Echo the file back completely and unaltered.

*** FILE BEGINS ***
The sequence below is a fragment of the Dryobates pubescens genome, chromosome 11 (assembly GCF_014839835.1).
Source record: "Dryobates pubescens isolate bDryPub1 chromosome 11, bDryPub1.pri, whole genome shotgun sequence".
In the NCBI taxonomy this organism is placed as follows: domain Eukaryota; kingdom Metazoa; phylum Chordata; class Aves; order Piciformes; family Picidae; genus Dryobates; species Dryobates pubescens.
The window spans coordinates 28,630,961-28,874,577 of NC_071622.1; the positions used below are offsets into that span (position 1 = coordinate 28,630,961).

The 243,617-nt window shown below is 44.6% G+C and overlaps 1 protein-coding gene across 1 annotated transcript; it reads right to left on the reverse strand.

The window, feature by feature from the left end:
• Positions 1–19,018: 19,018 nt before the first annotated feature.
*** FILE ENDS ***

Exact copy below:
The sequence below is a fragment of the Dryobates pubescens genome, chromosome 11 (assembly GCF_014839835.1).
Source record: "Dryobates pubescens isolate bDryPub1 chromosome 11, bDryPub1.pri, whole genome shotgun sequence".
In the NCBI taxonomy this organism is placed as follows: domain Eukaryota; kingdom Metazoa; phylum Chordata; class Aves; order Piciformes; family Picidae; genus Dryobates; species Dryobates pubescens.
The window spans coordinates 28,630,961-28,874,577 of NC_071622.1; the positions used below are offsets into that span (position 1 = coordinate 28,630,961).

The 243,617-nt window shown below is 44.6% G+C and overlaps 1 protein-coding gene across 1 annotated transcript; it reads right to left on the reverse strand.

The window, feature by feature from the left end:
• Positions 1–19,018: 19,018 nt before the first annotated feature.